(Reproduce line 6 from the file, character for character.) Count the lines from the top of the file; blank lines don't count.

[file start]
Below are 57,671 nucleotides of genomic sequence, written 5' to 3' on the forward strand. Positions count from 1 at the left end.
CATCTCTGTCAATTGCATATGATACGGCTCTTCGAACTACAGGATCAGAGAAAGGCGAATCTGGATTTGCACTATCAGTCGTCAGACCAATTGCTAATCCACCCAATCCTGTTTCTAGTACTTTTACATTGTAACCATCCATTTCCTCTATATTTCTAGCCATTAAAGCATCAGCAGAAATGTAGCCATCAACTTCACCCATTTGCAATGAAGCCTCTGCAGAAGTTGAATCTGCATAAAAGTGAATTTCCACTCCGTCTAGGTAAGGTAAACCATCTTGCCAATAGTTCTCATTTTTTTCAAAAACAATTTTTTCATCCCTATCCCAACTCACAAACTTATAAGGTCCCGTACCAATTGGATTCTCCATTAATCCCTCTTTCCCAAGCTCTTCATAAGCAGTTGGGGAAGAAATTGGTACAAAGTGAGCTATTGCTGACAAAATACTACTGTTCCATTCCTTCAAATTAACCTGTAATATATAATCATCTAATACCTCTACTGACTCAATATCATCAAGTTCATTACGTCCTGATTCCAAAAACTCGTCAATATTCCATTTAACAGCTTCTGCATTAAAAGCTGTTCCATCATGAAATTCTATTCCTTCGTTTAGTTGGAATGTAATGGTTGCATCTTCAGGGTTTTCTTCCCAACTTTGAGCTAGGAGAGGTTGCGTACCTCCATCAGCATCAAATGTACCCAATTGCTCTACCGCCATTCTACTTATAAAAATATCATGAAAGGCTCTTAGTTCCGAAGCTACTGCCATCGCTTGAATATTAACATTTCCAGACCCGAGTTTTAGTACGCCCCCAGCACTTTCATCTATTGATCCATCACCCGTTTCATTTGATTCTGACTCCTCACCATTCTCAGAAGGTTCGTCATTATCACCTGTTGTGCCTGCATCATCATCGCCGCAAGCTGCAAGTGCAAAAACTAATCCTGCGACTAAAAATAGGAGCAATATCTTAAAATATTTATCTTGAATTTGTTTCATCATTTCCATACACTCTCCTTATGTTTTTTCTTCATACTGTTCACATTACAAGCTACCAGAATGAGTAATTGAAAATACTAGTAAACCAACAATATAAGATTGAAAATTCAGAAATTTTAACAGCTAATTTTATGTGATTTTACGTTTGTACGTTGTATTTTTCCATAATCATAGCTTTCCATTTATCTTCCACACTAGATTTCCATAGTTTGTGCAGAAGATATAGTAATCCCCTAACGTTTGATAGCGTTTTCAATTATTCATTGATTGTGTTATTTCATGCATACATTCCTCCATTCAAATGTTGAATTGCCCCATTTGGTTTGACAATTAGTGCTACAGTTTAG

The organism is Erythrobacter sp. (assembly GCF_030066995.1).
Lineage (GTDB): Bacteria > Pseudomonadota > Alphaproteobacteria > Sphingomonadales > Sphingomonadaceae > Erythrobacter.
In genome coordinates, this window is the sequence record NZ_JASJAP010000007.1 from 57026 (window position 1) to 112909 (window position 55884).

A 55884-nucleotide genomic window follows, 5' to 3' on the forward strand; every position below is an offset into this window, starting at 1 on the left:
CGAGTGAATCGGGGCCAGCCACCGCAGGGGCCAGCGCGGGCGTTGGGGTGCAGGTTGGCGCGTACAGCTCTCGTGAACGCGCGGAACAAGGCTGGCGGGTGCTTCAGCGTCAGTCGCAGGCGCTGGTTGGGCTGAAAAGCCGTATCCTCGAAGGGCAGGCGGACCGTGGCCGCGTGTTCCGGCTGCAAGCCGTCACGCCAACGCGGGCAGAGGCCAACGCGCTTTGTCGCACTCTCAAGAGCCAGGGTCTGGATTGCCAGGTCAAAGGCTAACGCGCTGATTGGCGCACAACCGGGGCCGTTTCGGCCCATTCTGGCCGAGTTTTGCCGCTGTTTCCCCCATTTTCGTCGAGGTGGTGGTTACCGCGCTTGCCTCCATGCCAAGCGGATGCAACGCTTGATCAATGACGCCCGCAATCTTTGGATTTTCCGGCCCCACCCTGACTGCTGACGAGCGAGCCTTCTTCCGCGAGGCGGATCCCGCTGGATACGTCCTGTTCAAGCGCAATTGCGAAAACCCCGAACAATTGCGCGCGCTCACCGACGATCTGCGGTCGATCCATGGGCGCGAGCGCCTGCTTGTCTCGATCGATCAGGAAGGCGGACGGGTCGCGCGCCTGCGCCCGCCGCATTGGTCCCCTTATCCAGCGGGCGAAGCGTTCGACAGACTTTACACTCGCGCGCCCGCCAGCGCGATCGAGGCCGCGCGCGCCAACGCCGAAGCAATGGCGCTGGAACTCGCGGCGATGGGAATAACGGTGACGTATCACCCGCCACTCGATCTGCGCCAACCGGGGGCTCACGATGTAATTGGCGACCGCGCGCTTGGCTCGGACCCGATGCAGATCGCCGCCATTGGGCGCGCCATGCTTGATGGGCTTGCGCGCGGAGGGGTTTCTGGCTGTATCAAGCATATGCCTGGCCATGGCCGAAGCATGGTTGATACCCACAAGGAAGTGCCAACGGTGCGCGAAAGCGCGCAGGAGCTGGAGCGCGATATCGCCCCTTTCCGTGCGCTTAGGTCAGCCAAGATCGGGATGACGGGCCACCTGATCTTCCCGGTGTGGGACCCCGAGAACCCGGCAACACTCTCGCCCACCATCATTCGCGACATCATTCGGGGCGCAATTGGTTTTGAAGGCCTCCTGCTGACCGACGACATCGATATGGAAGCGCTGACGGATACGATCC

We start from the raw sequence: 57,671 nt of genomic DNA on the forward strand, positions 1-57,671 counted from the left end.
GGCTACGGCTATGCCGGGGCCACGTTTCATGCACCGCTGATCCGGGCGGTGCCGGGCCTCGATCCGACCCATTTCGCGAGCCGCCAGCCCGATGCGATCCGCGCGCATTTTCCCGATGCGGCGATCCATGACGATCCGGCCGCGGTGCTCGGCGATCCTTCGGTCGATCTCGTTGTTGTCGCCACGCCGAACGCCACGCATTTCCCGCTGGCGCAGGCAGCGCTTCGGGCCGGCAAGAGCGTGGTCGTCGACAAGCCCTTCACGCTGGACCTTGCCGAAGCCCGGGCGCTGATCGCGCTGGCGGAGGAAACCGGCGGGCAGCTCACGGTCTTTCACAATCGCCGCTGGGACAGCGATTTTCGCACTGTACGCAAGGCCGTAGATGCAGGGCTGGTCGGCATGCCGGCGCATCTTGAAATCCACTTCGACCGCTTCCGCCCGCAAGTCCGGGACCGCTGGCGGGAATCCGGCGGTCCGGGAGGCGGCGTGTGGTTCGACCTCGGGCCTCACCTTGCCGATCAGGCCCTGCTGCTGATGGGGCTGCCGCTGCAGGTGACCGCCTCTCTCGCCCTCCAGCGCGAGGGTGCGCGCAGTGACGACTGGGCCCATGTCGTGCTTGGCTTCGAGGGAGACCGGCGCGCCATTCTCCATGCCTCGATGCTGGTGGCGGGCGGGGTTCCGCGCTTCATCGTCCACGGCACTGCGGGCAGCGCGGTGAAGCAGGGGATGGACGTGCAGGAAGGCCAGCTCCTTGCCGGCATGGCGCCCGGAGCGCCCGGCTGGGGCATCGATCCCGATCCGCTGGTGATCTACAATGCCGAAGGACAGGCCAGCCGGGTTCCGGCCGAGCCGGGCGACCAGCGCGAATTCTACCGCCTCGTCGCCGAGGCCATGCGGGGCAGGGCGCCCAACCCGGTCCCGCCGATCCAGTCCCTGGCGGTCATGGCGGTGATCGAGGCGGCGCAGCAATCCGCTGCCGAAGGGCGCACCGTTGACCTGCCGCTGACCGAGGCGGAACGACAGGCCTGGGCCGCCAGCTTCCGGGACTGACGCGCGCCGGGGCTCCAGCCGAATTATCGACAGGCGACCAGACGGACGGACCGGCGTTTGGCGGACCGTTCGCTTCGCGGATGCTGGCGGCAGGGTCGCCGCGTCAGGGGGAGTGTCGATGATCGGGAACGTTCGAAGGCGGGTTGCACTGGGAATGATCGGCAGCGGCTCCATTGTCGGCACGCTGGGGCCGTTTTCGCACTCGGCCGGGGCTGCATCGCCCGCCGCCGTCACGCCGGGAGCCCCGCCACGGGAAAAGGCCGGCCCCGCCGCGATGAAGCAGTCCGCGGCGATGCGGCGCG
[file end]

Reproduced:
A 55884-nucleotide genomic window follows, 5' to 3' on the forward strand; every position below is an offset into this window, starting at 1 on the left: